Gap Analysis and Infrastructure Requirement for Tourism Development in the State of West Bengal: Evidence from Bishnupur, West Bengal, India

Gap Analysis and Infrastructure Requirement for Tourism Development in the State of West Bengal: Evidence from Bishnupur, West Bengal, India

Dillip Kumar Das (University of Burdwan, India) and Nilanjan Ray (Royal Thimphu College, Bhutan)
DOI: 10.4018/978-1-4666-6543-9.ch012

Abstract

The rural tourism concept has become one of the vital issues of economic and social benefits to the society. This study identifies the problems and prospects of rural tourism in the state of West Bengal. The primary objectives of this study include an exploration of the development and emergence of rural tourism in the state of West Bengal, analysis of the tourism gap at Bishnupur, examination of the existing as well as future requirement of tourism infrastructure of Bishnupur, and the promotion and marketing of Bishnupur as an important rural tourism destination in Indian Scenario. For the fulfillment of the basic objectives, data for the study were collected through field survey. Information about the profile of tourism industry includes hotels, guest houses, number of rooms, number of persons employed, etc., as well as the profile of the tourists. The collected data has been analyzed using different statistical methods, Wilcoxon Pair Ranked Model used for Gap analysis. This study indicates how to develop and upgrade the rural tourism destinations by proper utilization of tourism infrastructural amenities in the area as well as active participation by public private initiatives and local resource utilization. This study is relevant for balancing the demand and supply of tourism infrastructural requirement indicators, which can offer service excellence.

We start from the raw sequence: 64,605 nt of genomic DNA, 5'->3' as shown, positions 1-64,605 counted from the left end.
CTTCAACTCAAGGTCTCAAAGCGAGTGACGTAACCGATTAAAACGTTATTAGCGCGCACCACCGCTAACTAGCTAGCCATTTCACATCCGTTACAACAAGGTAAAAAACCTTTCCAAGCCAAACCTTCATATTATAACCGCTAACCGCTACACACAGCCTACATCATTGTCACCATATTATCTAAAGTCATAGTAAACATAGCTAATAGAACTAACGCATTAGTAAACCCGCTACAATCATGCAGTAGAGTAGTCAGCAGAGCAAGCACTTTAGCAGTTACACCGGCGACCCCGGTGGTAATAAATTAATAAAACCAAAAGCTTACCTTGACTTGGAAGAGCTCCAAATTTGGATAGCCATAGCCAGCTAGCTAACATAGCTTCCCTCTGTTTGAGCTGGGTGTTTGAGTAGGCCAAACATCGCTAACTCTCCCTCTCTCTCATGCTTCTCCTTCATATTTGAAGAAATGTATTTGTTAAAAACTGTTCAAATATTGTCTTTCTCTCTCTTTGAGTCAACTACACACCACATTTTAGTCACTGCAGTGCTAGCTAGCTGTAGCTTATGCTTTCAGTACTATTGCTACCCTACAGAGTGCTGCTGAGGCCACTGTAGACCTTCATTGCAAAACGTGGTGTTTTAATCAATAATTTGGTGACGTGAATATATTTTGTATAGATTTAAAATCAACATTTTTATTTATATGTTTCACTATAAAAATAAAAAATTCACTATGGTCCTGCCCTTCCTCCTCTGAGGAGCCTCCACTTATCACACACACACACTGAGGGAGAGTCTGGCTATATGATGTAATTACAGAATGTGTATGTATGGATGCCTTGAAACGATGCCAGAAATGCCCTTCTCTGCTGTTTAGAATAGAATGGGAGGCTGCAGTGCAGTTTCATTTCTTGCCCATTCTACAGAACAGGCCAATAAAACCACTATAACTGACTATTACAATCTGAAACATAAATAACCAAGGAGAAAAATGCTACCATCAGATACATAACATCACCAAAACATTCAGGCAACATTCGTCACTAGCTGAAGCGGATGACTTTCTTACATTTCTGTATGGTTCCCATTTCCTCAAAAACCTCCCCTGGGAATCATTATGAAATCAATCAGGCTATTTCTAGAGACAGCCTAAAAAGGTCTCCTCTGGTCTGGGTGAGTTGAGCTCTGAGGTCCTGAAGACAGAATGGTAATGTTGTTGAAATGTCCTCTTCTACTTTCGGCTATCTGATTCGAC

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2. Literature Survey

Tourism studies turned its attention to ‘alternative’ forms of tourism, suggesting that these were more likely to overcome the exploitative dimensions of mass tourism in developing countries (Lea 1993; Brohman 1996; Khan 1997). The ‘pro-poor tourism’ (PPT) approach can be seen as an attempt to take these questions into account and to target the benefits of tourism more directly towards poverty reduction (Brown & Hall 2008). According to Negi (1990) the attractions in rural areas are enjoyment of rural scenery, the desire for open space, quiet and peace of mind, rural sports like hunting, fishing, ethnic attractions like folk life, custom, food, drinks, and festivals, educational and historical attractions like castles, churches, temples and monasteries etc. According to Jennet Hanshall (2000) “describes that Rural area is that rural tourism uses the country side as resources, which is associated with the search by urban dweller for tranquility and space for outdoor recreation rather than being specifically liked to nature.” Bramwell and Lane (1994) point out that “Rural tourism is a multifaceted activity. It is not just farm based tourism. It includes farm based holidays but also comprises special interest nature holidays and ecotourism, walking, climbing, riding, adventure, sports & health tourism, hunting, and angling, educational travel, arts & heritage tourism & in some areas ethnic tourism .”Tourists participate in creation of sales, profits, jobs, returns and income. Tourism is characterized by the fact that consumption takes place where the service is provided (Steenwegen, 2003), and the economic impact of tourism is an important factor of national, regional and public planning and economic development. Focusing on the demand side as several authors have pointed out (Page & Getz 1997, Sharpley & Sharpley, 1997), the recent trends in tourism lead to shift from standardized mass tourism to more individualistic patterns, which look for a more meaningful experience. In this sense the emergent rural tourist segment has varied motivations, which might include ecological uniqueness, cultural attractions, special adventures opportunities or the peace and quiet of the countryside. This represents a unique opportunity for rural operator, who can established network of different service providers to maximize opportunity and offer a diverse range of activities (Briedenhann & Wickens 2004).

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